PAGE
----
Co-Working Spaces and the Digital Nomad
Hubud [Hub-in-Ubud] is a collaborative working space home to a diverse community of local and visiting creatives, techies, entrepreneurs and businessfolks, change makers, downshifters and truth-seekers.
Imagine taking off to the other side of the world to an island paradise and starting a business – and the space you’d be working from is situated in the midst of intricate rice paddies and a jungle filled with monkeys. Well, this is a reality for a group of digital nomads who have landed in Ubud, Bali at a co-working space called Hubud. During my most recent visit to Bali, I had the chance to see such a workplace in action.
I arrived at the Hubud office, located on the aptly named Monkey Forest Road, shortly after ten on a Thursday morning. Immediately upon stepping into the bamboo structure, I could feel the creative buzz in the air. The open-concept bohemian building had a pleasant and welcoming atmosphere. Loose workstations lined the perimeter, leading to a grassy courtyard with lounge furniture and hammocks draping from the palms. To the left of the courtyard: more workstations and a well-sized boardroom. To the right: a snack bar featuring organic treats and sitting area overlooking a vast stretch of vibrant rice paddies. It was a warm, humid day, but the ceiling fans provided the perfect amount of airflow to make you feel comfortable and at peace. This was the hub where people came together and worked.
Hubud was founded in 2013 by freelance filmmaker Peter Wall, entrepreneur Steve Monroe, and designer John Anderson. This unconventional trio understood the growing global trend of “digital nomads”, a section of the working population who is able to work while traveling — be it online freelancers, jobs with flexibility to work remotely for a period of time, or start-ups that can be managed via the computer — and created a collaborative and innovative space for them to work. Since it’s opening, Hubud has been the heart of the action for more than 200 business people who have actively made the decision to change the way they approach work and create from a space that fosters and cultivates creativity.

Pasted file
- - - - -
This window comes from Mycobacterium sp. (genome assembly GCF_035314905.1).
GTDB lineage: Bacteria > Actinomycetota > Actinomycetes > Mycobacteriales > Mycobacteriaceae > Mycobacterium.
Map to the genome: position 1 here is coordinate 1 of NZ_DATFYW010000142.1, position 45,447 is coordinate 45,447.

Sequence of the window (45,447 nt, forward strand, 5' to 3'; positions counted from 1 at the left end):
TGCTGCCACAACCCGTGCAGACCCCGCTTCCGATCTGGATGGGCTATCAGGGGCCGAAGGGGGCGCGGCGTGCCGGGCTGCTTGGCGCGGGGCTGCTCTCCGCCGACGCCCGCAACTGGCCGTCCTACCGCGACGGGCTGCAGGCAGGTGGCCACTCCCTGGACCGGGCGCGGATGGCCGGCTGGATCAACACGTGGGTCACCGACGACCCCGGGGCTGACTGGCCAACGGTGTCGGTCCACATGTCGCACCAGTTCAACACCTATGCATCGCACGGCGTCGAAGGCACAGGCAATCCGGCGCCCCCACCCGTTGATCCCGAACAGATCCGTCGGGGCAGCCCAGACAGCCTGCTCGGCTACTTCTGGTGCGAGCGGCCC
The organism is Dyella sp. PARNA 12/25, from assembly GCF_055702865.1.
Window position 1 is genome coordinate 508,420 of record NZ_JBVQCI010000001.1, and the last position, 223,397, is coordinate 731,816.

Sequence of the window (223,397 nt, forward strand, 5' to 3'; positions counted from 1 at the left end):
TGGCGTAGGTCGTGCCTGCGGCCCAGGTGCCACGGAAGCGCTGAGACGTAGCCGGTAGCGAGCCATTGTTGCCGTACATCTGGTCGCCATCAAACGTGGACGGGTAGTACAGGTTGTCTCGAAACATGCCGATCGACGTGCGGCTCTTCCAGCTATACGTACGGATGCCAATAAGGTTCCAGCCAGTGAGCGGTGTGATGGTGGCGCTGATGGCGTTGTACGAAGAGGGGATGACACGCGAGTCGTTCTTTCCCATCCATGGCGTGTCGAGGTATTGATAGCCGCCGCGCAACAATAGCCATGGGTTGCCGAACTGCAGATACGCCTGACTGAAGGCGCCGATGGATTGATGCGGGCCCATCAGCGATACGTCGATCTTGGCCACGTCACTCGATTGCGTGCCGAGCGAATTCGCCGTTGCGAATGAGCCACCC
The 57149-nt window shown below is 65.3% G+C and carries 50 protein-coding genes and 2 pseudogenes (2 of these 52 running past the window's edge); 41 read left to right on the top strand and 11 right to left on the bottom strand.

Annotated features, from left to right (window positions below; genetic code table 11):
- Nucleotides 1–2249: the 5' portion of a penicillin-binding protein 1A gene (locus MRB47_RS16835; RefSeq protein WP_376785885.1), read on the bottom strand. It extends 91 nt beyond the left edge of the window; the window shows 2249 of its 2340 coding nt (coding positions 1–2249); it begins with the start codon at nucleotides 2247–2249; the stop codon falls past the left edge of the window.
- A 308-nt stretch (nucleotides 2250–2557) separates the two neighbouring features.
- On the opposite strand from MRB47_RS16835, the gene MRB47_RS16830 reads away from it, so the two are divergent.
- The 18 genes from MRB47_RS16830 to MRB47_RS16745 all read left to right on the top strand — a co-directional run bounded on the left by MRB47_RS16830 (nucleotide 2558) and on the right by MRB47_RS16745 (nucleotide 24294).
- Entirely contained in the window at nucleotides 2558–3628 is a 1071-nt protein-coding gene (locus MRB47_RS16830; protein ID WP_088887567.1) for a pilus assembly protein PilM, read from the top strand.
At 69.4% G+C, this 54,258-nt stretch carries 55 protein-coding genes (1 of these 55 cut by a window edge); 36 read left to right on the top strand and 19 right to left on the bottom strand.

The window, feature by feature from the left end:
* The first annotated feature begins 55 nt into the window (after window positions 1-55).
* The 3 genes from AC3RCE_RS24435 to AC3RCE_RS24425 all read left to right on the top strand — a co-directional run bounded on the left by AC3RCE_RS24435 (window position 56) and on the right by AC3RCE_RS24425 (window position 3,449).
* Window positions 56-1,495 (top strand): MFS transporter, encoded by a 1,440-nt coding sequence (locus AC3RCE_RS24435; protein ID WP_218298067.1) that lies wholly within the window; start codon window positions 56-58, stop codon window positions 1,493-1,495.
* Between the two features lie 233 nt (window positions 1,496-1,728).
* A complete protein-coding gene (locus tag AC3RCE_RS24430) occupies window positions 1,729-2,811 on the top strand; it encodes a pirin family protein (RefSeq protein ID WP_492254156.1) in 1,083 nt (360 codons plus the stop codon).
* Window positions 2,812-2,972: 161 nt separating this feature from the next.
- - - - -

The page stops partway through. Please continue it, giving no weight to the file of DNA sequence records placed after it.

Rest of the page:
While touring the property, I noticed how totally focused everyone was at their workstations – there was a feeling of determination in the air that was contagious. I got a sense that these people knew they were given a unique opportunity to be where they were (even by their own design), and they wanted to make it count.
Life as an entrepreneur has the potential to bring loneliness, as working alone can be isolating and can have a negative effect on your wellbeing. For some entrepreneurs, working from a home office can become mundane, with distractions of domestic life – dinner prep, chores, etc – slipping in. A co-working space, however, can provide a place to go daily, sit down at a desk and work among like-minded people in a structured environment. You feed off each other’s energy and can even use one another as a sounding board or support throughout the day.
It’s not just Bali that house these types of inspirational co-working offices – recently, more and more beautiful spaces have emerged in communities around the world, including Toronto. Make Lemonade is an example of somewhere that has created an energetic, inspirational space for women to work and succeed – with the elements of your typical office experience. They are on a mission to create a community of driven women who “create, dream, and get sh*t done.”
Many of us entrepreneurs say, “wouldn’t it be nice to just take off to a tropical paradise and work for myself?” Actually witnessing this lofty goal in action made the quest to getting there that much more attainable. The Hubud posse are doing something different – reinventing the way they approach work, thriving in their environment, and feeling absolute joy every. single. day. Be it Toronto, Bali or wherever your destination of choice is, you too can thrive in your co-working space of choice.